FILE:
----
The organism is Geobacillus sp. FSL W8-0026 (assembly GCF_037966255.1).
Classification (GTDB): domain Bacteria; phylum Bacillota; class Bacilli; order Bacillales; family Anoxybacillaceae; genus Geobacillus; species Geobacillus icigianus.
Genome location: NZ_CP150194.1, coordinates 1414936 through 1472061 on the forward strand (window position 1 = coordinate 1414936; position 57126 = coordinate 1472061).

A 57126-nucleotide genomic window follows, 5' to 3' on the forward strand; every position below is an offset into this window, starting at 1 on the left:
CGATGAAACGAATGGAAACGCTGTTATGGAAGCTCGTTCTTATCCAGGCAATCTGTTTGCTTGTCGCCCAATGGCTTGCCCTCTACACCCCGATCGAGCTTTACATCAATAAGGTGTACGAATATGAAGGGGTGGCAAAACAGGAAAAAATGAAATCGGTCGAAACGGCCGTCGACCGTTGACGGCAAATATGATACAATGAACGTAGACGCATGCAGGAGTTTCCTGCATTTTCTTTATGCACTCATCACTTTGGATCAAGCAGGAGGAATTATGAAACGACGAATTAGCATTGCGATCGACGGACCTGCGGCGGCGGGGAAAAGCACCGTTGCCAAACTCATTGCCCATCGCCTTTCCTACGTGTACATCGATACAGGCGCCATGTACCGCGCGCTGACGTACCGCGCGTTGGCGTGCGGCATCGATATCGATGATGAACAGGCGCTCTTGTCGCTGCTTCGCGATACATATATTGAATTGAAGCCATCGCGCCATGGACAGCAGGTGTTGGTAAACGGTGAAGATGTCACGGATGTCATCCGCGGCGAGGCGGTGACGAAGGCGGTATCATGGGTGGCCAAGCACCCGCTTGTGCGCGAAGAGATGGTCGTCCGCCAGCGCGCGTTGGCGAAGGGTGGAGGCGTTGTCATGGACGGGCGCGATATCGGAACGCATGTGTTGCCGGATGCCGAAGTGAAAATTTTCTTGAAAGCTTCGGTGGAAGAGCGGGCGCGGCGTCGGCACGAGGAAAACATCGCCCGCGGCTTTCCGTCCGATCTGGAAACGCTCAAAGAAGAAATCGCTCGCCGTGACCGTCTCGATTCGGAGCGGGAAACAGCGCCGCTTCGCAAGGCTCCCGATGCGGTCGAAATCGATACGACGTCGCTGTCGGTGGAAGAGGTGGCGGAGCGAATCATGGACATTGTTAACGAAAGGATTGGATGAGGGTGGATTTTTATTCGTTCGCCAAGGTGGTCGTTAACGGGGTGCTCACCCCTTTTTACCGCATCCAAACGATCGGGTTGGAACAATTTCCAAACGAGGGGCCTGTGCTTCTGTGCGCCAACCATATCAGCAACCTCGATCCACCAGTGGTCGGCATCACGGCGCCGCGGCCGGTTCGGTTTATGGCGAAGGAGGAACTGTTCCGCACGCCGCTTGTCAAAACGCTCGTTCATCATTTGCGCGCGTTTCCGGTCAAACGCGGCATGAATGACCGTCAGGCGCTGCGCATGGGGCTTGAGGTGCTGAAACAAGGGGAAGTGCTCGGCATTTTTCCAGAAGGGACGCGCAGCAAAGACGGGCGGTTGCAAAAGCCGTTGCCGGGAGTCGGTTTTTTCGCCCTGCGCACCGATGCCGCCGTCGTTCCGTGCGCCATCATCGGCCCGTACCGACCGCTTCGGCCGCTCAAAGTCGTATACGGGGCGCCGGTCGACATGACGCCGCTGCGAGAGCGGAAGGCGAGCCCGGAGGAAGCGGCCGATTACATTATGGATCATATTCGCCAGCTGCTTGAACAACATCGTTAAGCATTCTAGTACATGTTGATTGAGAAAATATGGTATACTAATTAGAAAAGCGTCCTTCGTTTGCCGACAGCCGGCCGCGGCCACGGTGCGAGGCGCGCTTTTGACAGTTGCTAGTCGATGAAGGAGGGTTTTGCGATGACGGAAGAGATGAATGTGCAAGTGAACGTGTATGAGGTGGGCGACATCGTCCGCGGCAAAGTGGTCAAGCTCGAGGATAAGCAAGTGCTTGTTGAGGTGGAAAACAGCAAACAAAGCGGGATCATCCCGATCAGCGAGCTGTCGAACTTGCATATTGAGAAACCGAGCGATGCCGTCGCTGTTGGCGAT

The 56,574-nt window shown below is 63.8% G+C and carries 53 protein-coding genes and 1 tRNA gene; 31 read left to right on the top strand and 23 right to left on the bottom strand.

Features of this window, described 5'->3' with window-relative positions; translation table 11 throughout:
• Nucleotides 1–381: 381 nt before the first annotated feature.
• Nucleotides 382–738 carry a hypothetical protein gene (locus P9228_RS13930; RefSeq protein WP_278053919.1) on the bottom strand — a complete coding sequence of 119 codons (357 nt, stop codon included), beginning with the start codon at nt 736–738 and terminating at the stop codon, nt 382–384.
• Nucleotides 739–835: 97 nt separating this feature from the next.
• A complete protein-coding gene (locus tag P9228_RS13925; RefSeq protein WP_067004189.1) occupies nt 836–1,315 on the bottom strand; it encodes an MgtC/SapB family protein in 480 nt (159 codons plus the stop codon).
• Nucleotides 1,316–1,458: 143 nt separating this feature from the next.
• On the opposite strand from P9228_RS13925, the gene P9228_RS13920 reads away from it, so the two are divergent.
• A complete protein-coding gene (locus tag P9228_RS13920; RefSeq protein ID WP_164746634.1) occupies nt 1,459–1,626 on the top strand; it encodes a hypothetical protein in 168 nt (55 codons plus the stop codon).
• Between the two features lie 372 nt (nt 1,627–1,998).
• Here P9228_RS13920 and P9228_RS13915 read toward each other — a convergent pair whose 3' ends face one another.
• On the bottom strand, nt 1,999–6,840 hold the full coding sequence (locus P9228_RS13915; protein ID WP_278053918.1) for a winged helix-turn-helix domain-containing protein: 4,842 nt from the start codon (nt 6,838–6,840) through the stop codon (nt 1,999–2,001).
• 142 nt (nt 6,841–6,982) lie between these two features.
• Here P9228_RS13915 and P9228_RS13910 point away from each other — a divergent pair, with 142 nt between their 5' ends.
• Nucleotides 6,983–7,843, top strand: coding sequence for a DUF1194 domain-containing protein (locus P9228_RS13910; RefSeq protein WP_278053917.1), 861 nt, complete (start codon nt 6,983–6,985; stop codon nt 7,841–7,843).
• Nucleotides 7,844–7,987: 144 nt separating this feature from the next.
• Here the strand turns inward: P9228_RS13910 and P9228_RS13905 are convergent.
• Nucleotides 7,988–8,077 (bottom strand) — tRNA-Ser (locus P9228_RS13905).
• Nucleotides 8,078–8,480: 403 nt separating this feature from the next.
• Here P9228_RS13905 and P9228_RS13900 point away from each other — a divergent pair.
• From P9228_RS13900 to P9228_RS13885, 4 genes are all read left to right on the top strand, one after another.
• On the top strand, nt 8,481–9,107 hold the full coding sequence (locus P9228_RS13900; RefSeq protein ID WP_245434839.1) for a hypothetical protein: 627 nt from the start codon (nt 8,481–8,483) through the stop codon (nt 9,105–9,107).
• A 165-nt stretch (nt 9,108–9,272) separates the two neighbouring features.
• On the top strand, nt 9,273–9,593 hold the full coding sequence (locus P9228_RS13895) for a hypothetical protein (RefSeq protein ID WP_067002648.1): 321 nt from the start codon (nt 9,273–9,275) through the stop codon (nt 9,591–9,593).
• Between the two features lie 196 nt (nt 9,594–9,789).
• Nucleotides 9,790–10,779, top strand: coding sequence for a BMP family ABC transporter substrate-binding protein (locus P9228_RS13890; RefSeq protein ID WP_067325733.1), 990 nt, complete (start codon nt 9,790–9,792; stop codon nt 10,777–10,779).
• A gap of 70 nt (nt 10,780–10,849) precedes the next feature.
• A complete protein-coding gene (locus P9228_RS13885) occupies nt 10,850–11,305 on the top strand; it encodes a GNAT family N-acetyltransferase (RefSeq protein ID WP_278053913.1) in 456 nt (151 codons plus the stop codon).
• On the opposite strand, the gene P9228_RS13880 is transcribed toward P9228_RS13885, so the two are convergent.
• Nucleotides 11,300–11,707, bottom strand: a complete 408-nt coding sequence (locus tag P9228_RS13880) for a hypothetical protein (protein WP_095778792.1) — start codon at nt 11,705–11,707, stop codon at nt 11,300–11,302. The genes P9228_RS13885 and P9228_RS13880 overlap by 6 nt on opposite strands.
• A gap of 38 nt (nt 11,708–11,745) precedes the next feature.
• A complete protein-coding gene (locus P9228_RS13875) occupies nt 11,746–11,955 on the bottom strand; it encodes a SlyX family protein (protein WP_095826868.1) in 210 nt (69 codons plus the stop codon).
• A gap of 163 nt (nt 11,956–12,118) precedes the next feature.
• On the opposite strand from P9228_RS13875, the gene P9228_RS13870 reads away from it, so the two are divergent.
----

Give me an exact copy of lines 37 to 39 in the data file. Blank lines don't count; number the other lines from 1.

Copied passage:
• A complete protein-coding gene (locus P9228_RS13875) occupies nt 11,746–11,955 on the bottom strand; it encodes a SlyX family protein (protein WP_095826868.1) in 210 nt (69 codons plus the stop codon).
• A gap of 163 nt (nt 11,956–12,118) precedes the next feature.
• On the opposite strand from P9228_RS13875, the gene P9228_RS13870 reads away from it, so the two are divergent.